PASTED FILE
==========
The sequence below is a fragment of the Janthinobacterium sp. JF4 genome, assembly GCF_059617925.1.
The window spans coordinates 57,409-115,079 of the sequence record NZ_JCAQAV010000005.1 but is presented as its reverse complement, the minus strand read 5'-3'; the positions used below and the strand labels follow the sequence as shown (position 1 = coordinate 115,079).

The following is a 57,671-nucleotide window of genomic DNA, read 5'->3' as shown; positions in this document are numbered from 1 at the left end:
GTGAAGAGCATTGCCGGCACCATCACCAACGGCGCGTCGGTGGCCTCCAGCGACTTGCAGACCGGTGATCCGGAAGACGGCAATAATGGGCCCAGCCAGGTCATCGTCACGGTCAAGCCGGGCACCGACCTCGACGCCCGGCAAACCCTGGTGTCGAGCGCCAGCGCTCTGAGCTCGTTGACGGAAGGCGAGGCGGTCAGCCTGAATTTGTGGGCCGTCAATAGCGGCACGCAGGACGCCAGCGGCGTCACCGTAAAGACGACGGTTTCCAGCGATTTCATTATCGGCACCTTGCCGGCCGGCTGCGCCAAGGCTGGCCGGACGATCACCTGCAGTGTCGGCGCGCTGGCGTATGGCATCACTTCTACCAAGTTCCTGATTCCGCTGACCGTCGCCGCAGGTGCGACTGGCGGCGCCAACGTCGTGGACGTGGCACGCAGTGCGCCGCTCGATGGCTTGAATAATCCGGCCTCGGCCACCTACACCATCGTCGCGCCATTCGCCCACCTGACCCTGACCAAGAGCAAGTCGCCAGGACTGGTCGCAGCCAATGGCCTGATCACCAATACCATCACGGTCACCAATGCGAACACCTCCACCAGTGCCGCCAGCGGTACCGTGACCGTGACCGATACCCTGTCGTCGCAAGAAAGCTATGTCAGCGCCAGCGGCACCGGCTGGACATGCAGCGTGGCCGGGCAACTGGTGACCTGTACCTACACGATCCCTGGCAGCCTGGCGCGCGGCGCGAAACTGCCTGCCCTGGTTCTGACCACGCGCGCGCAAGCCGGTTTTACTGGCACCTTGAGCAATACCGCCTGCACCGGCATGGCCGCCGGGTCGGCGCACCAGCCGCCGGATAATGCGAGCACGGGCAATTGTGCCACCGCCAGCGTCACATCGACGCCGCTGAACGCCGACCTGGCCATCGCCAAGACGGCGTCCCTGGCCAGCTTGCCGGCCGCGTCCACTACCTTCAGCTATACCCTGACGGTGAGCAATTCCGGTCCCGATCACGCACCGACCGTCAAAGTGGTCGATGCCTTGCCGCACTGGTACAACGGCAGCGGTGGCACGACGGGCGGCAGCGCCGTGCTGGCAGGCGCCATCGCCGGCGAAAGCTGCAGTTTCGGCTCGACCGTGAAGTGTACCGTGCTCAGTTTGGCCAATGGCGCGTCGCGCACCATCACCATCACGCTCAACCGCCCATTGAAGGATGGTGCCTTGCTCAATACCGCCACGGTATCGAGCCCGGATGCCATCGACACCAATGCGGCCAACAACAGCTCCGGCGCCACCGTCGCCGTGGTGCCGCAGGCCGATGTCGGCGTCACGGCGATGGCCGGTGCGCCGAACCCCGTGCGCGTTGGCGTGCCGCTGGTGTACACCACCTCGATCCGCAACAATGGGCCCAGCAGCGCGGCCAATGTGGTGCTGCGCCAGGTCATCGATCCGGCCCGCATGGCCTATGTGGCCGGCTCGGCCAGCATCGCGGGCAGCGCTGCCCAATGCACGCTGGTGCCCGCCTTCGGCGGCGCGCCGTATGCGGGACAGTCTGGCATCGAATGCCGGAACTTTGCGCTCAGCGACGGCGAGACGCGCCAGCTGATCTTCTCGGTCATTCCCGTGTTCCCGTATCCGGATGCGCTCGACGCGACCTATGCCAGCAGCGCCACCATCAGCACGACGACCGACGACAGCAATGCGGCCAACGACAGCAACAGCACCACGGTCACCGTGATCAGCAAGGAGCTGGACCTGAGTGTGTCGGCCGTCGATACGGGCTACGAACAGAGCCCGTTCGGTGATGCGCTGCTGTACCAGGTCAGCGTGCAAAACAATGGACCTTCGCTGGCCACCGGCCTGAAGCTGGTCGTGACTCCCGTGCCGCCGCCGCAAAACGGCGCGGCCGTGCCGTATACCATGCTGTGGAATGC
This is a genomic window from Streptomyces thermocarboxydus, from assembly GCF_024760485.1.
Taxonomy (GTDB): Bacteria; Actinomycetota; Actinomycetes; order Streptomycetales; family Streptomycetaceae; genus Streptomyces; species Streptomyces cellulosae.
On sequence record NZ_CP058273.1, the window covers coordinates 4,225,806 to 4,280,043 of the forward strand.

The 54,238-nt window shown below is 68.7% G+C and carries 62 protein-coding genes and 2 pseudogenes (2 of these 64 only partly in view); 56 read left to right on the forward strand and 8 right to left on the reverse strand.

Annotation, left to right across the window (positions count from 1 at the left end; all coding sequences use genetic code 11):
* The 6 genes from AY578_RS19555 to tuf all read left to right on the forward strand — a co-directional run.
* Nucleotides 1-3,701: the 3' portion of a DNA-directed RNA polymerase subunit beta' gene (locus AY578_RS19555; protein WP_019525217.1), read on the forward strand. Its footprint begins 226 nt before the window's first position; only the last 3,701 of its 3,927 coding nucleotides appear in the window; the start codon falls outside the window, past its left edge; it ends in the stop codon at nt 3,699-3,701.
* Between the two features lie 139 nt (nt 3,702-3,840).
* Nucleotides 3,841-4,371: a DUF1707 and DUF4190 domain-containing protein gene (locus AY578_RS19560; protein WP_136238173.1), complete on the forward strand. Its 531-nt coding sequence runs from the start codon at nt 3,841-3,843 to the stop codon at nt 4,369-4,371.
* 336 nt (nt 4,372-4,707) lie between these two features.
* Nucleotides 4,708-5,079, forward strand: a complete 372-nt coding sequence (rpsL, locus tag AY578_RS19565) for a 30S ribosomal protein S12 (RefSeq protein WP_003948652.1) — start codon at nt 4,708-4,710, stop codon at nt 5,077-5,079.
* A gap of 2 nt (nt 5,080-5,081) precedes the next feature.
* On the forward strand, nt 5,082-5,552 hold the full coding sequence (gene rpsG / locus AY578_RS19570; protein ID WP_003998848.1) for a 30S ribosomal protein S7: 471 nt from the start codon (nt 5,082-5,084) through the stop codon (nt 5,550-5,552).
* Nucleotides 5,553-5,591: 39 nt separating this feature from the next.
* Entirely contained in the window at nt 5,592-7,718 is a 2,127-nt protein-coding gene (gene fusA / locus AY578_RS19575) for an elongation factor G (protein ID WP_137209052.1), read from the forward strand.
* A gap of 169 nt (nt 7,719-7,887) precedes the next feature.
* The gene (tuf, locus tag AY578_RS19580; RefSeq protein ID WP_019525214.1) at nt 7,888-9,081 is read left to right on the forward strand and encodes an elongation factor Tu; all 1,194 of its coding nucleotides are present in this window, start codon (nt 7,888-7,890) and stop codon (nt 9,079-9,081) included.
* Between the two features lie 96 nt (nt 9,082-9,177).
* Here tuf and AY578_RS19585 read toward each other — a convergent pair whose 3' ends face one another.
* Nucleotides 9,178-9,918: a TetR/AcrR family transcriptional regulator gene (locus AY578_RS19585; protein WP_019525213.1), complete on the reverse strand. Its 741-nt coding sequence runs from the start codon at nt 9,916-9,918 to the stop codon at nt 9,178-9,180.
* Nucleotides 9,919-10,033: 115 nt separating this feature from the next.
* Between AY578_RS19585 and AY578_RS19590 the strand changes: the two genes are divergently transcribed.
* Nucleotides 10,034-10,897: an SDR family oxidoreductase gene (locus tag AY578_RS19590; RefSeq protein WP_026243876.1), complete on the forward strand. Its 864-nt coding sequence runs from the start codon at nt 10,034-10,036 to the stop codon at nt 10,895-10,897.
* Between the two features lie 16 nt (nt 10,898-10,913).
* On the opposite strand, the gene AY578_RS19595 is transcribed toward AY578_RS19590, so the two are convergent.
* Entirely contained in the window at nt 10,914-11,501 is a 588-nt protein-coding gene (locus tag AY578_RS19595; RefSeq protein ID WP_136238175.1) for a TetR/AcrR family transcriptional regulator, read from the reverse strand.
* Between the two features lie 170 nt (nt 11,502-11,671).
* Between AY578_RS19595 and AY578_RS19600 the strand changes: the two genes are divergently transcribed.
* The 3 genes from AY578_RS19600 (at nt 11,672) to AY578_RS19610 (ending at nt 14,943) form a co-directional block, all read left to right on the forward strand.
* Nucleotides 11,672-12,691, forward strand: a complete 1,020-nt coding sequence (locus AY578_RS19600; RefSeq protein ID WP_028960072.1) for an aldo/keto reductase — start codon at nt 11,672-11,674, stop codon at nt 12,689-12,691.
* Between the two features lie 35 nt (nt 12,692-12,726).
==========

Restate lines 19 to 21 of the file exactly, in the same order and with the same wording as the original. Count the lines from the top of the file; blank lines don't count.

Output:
* Entirely contained in the window at nt 5,592-7,718 is a 2,127-nt protein-coding gene (gene fusA / locus AY578_RS19575) for an elongation factor G (protein ID WP_137209052.1), read from the forward strand.
* A gap of 169 nt (nt 7,719-7,887) precedes the next feature.
* The gene (tuf, locus tag AY578_RS19580; RefSeq protein ID WP_019525214.1) at nt 7,888-9,081 is read left to right on the forward strand and encodes an elongation factor Tu; all 1,194 of its coding nucleotides are present in this window, start codon (nt 7,888-7,890) and stop codon (nt 9,079-9,081) included.